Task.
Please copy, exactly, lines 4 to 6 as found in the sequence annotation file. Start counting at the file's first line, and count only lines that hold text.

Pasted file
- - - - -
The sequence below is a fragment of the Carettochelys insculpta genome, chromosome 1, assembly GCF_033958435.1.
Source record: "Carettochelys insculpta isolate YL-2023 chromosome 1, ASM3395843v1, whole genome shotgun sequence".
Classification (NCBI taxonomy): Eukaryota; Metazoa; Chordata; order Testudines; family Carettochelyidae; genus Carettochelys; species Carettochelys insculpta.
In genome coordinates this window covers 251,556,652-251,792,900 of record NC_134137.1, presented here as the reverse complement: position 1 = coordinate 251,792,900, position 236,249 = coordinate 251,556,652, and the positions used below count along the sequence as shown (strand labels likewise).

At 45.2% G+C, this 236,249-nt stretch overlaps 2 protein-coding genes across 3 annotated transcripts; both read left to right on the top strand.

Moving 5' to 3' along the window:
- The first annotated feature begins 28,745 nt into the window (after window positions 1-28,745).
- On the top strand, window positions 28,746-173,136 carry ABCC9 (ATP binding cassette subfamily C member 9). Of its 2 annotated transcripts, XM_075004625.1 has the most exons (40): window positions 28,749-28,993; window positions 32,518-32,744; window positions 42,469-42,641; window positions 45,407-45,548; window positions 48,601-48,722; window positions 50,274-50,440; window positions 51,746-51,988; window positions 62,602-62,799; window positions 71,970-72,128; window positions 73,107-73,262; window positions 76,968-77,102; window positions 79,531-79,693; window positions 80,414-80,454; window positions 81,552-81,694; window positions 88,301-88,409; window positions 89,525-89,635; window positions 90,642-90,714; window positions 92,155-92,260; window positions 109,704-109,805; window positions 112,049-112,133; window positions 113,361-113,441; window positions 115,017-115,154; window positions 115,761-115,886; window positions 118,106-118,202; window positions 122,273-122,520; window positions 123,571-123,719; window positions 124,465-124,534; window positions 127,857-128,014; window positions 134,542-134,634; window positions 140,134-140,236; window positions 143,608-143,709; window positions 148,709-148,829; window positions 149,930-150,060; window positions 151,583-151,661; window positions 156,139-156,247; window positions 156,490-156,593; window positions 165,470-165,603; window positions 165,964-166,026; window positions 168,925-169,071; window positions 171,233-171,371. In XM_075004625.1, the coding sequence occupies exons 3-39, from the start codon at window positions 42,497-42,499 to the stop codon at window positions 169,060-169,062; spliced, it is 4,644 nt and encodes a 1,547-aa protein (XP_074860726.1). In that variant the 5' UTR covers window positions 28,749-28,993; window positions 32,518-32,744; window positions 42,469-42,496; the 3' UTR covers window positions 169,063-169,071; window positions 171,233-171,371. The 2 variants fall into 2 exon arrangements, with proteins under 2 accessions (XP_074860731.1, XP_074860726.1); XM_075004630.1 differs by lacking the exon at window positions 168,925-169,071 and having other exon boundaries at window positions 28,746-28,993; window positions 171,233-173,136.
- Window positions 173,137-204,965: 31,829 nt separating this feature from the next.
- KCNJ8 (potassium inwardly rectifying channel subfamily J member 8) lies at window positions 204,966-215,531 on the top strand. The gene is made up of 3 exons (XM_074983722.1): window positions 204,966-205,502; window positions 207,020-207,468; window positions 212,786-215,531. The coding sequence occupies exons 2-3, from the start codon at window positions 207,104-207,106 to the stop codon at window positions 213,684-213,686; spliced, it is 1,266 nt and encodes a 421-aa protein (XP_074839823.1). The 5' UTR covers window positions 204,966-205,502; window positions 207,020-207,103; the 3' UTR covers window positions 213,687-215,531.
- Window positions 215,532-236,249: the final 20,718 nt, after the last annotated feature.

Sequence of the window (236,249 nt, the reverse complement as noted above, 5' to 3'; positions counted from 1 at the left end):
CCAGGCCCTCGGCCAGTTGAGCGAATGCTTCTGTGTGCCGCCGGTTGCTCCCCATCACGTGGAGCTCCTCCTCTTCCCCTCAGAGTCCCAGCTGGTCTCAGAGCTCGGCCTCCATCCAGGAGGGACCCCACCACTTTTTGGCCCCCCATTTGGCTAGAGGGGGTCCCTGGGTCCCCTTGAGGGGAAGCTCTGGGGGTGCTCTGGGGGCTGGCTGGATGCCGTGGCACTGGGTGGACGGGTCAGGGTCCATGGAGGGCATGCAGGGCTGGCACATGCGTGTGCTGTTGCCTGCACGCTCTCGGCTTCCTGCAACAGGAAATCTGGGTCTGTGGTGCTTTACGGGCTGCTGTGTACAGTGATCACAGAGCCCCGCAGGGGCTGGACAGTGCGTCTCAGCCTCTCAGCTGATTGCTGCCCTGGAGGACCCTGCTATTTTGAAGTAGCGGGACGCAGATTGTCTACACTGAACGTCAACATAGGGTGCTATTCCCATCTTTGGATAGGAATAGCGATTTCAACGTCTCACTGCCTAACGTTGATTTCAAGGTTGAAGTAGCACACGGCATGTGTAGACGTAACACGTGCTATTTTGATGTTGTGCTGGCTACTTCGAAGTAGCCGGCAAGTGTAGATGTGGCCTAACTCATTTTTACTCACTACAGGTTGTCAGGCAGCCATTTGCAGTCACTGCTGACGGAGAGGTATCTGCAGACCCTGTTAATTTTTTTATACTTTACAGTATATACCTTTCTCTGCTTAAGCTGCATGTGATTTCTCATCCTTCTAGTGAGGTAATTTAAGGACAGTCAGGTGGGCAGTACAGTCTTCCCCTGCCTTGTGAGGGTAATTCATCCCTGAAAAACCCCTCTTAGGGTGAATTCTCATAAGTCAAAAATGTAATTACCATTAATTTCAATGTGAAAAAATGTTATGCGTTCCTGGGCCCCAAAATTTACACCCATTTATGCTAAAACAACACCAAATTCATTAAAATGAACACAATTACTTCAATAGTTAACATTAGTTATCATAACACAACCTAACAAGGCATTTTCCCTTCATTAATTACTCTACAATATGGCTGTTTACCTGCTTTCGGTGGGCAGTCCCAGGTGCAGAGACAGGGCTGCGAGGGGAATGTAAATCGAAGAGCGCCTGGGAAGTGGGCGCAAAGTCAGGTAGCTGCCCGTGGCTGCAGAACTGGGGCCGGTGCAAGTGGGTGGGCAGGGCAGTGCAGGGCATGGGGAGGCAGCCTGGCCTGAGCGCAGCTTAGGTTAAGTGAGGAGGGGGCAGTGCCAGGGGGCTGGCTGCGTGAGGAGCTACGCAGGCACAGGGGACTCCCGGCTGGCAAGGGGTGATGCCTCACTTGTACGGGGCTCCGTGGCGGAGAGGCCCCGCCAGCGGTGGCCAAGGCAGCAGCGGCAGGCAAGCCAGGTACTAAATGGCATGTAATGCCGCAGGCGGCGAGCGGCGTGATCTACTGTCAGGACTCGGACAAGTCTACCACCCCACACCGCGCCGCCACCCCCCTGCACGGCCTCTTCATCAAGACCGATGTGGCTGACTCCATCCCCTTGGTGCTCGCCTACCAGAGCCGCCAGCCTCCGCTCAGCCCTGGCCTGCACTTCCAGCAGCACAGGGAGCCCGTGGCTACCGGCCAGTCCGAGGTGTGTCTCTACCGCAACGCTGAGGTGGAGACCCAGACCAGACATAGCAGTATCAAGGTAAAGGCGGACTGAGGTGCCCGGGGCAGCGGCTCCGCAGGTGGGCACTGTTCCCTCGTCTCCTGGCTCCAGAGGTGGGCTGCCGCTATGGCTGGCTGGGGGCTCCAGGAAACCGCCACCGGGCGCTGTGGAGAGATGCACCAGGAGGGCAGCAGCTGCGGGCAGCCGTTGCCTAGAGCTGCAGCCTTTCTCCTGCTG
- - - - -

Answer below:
In genome coordinates this window covers 251,556,652-251,792,900 of record NC_134137.1, presented here as the reverse complement: position 1 = coordinate 251,792,900, position 236,249 = coordinate 251,556,652, and the positions used below count along the sequence as shown (strand labels likewise).

At 45.2% G+C, this 236,249-nt stretch overlaps 2 protein-coding genes across 3 annotated transcripts; both read left to right on the top strand.

Moving 5' to 3' along the window: